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Full Review of the 2013 Dodge Challenger R/T Classic

2013 Dodge Challenger R/T Classic

Car Reviews

Full Review of the 2013 Dodge Challenger R/T Classic

I’ll admit it, I’ve only driven the Dodge Challenger a few times, and each time was at an event where I didn’t get a lot of seat time or real road driving experience. I drove and reviewed the 2011 Challenger SRT8 392 HEMI during an event with the Texas Auto Writers Association where I had the opportunity to take it out on the infield track at the Texas Motor Speedway. I also spent some time in the 2012 Challenger R/T and SRT8 during an event put together for customers who’ve purchased SRT models called the SRT Track Experience. Here I also took the Challenger out on the infield track, but also spent some time running time attack events in it.

Finally we’re getting to spend a full week driving the 2013 Dodge Challenger R/T Classic. We’re looking forward to being able to better convey the experience of living with this modern muscle car as an everyday commuter on punishing roads and highways around Texas.

First of all, what does the “Classic” get you over a regular R/T Challenger? Opting for the Classic package, you’ll get more retro aspects such as script “Challenger” badging and black or white “R/T” stripes down the side of the car. Our tester was equipped with a 6-speed manual transmission with a classic styled pistol-grip-shifter. I’ve probably said at one time or another that the pistol-grip is somewhat of a gimmick, and ball-shifters like what’s in the Mustangs are a better fit. After spending a week banging this shifter back and forth, I really grew to love it. It fits perfectly in your hand and for the way this car is meant to be driven, it works perfectly.

Under the hood is the 5.7-liter HEMI V8 pushing 372-horsepower. Although that number is much less than the 470-hp you’ll get with a SRT8 Challenger, it’s still a lot of power and plenty to have some real fun with. It’s been awhile since we’ve reviewed a muscle car here at txGarage, so obviously one of the first things we had to do was light up the back tires. Let’s go through this again; 372-hp, rear-wheel-drive, and 6-speed manual transmission, easy enough. Push in the clutch and rev-up the engine, stick it in first gear, dump the clutch and hold on! After a few seconds of smoke and lots of squealing, I think it’s safe to say the Challenger passes the first muscle-car test.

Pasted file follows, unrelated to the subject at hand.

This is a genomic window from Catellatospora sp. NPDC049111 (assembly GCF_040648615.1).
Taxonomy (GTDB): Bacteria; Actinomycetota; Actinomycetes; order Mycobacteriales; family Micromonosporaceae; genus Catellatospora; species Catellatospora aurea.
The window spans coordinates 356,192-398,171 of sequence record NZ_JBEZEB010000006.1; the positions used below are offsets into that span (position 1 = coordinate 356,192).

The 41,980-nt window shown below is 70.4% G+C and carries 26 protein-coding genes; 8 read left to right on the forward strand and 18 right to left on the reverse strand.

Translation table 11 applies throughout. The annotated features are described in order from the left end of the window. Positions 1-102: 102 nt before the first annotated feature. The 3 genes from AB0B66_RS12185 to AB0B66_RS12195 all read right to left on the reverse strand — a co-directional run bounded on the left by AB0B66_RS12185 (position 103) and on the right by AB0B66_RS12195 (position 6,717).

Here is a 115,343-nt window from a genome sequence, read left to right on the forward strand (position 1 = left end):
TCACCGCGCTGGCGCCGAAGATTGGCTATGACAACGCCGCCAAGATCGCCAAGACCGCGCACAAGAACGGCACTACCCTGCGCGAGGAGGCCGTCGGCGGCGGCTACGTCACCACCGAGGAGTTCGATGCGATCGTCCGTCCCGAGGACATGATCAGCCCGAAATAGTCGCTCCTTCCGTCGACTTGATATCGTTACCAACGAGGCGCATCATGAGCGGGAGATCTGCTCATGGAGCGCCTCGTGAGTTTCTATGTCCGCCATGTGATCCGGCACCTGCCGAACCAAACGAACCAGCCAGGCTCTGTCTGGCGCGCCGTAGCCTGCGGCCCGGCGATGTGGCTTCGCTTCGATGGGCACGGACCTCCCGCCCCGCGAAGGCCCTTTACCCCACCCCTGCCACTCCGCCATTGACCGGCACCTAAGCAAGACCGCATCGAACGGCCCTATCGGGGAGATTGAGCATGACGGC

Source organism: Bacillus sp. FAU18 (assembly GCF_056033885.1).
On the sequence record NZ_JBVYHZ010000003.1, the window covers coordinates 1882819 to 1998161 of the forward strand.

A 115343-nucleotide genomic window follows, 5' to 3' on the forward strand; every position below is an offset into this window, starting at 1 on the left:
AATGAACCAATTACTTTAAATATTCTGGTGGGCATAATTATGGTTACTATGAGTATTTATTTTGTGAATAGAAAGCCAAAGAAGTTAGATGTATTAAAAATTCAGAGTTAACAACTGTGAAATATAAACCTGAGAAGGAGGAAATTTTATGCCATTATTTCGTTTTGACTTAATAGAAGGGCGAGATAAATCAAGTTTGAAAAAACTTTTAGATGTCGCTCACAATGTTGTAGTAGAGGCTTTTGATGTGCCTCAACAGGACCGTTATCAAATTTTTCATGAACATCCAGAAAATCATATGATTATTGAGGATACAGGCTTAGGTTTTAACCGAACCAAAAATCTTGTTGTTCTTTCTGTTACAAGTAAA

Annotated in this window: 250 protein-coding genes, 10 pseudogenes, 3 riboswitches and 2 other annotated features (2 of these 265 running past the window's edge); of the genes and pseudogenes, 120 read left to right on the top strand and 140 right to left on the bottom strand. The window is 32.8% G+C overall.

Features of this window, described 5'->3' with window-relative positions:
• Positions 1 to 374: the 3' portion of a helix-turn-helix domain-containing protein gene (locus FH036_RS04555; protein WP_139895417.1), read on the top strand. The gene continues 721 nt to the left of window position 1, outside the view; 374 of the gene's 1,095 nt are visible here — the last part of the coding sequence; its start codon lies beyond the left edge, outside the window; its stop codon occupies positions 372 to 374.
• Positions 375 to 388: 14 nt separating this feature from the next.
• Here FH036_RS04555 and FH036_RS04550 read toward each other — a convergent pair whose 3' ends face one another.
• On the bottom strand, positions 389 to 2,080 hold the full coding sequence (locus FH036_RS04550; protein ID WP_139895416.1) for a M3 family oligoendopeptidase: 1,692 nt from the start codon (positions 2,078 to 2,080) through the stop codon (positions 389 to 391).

I’ll go ahead and tell you now that I’ve never been a big fan of the Challenger. I’ve always said it’s too big and heavy, inevitably comparing it to the Mustang, which I love. So after driving it for a week, did I have a change of heart or did it just confirm my feelings?

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This car definitely changed my mind. As I’ve stated above, I’ve driven this car now on a road track, on a time attack course, and now for a week in everyday driving conditions. The Challenger is big and heavy, but it wields a big hammer under the hood and it actually feels quite composed when running at high speeds and even tight corners. Inside the car, you are not bathed in luxury, but the seats are big and comfortable and being behind the wheel is a nice place to spend some time. You might be in a coupe, but you still have tons of room for family and stuff, if that’s your thing. So I’ve come to the conclusion that this is a really good and fun car and makes for a great muscle car when you really think of what a muscle car should be. The problem with comparing the Challenger and the Mustang is that the Mustang has been evolving and growing out of being just a muscle car, but trying to be a true sports car. This makes it more focused and more to my liking, but after a week of driving the Challenger, I just can’t dog on it anymore.

You may notice that I’ve left a major player out of this conversation, and this was done purposefully. I still can’t put my finger on it, but for me, the Camaro just isn’t stacking up. If it was me, I’d be buying a Mustang with as many track options as I could afford. At the same time, I’ll keep my full respect for the Challenger as my second favorite “retro-styled” muscle car.

So if I’ve convinced you and you’re ready to throw your credit on the financing table at your local dealer, you can pick up a base R/T for $31,090. Don’t bother with the SXT or anything with a V6, just don’t. Our R/T Classic, painted in Redline Pearl and packed with a few options, had an msrp of $32,490. If you’re so inclined, your car can have a SRT badge and 470-hp under the hood, but you’ll need to step up to at least $45k. All these numbers are right in line with the competition, so it really only comes down to what you’re looking for from your car. Do you want big power with a big engine in a big car? Choose the Challenger. Or are you looking for bang-for-your-buck performance and sports-car like handling? Then check out the Mustang.




Adam Moore

Adam was one of the founding members of txGarage back in 2007 when he worked for a Suzuki dealership in Dallas, TX. He is now our Publisher and Editor-in-Chief. He's always been into cars and trucks and has extensive knowledge on both. Check Adam out on twitter @adamaoc.

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